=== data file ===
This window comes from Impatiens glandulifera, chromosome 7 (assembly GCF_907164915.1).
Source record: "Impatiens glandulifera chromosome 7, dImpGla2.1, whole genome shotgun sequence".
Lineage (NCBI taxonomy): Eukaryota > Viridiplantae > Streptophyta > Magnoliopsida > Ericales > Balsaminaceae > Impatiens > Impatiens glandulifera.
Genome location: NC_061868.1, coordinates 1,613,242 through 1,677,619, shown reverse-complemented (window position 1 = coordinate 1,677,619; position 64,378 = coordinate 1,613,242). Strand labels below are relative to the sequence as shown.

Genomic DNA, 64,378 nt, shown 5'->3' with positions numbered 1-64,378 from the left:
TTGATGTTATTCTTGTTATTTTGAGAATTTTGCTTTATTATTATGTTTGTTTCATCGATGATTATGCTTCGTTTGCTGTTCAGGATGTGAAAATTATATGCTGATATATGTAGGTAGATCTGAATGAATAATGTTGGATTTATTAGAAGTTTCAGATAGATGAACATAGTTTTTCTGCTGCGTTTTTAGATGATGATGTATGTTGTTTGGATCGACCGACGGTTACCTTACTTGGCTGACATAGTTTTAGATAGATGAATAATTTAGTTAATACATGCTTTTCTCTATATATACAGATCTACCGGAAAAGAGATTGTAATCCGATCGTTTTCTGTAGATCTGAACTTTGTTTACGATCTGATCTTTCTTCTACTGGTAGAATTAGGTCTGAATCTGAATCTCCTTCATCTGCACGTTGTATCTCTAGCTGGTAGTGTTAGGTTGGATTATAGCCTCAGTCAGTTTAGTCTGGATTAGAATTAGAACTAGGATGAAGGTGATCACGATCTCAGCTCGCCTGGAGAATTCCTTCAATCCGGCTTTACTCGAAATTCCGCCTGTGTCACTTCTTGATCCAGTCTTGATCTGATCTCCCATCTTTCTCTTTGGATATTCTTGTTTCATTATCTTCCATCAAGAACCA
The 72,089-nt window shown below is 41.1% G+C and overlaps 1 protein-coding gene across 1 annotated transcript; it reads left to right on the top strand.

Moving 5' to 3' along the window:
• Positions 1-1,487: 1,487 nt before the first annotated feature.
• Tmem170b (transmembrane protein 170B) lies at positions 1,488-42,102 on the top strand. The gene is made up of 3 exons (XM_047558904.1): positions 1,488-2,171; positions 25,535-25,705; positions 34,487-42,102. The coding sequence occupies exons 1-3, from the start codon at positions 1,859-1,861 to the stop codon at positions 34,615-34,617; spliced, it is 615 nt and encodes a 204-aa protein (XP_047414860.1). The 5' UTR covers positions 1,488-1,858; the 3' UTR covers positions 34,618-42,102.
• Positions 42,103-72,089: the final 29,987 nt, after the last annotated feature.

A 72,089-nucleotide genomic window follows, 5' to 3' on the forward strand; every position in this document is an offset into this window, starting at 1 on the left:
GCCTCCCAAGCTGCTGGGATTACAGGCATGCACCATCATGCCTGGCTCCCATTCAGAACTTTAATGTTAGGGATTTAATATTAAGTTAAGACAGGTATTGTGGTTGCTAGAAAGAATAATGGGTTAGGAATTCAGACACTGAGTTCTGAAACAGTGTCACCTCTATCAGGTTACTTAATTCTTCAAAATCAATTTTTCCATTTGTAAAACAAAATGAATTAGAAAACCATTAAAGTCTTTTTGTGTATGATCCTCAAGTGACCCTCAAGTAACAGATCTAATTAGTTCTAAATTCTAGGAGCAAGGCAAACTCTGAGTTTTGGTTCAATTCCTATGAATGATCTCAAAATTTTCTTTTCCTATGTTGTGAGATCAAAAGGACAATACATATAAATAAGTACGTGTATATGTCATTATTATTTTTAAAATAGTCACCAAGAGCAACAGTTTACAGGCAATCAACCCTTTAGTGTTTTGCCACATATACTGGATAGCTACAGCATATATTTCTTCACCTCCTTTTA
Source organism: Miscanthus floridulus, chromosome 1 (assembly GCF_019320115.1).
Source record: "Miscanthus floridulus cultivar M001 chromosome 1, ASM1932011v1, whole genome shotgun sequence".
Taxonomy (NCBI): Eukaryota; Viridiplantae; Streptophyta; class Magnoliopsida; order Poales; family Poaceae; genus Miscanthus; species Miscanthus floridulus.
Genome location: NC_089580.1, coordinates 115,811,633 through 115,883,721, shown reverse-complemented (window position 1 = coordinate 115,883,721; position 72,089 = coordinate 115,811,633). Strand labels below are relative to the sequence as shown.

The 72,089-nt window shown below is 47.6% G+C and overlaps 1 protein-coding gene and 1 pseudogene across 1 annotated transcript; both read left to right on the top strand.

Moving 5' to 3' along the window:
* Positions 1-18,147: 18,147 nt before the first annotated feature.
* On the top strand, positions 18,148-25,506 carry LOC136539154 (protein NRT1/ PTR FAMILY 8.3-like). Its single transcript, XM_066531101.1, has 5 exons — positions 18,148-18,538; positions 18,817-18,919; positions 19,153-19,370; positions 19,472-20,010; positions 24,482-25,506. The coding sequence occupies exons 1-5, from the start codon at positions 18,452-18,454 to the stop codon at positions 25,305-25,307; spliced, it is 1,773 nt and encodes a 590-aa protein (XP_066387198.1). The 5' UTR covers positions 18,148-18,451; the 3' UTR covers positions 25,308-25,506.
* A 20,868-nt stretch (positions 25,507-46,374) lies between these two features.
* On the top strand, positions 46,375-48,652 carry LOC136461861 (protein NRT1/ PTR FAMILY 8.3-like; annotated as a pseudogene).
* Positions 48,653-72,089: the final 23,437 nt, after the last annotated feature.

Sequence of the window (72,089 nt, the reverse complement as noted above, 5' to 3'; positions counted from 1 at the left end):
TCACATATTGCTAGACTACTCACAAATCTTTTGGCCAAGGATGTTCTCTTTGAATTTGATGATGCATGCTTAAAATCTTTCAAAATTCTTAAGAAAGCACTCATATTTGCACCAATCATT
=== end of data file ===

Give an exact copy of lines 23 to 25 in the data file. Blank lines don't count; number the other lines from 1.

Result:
* On the top strand, positions 46,375-48,652 carry LOC136461861 (protein NRT1/ PTR FAMILY 8.3-like; annotated as a pseudogene).
* Positions 48,653-72,089: the final 23,437 nt, after the last annotated feature.

Sequence of the window (72,089 nt, the reverse complement as noted above, 5' to 3'; positions counted from 1 at the left end):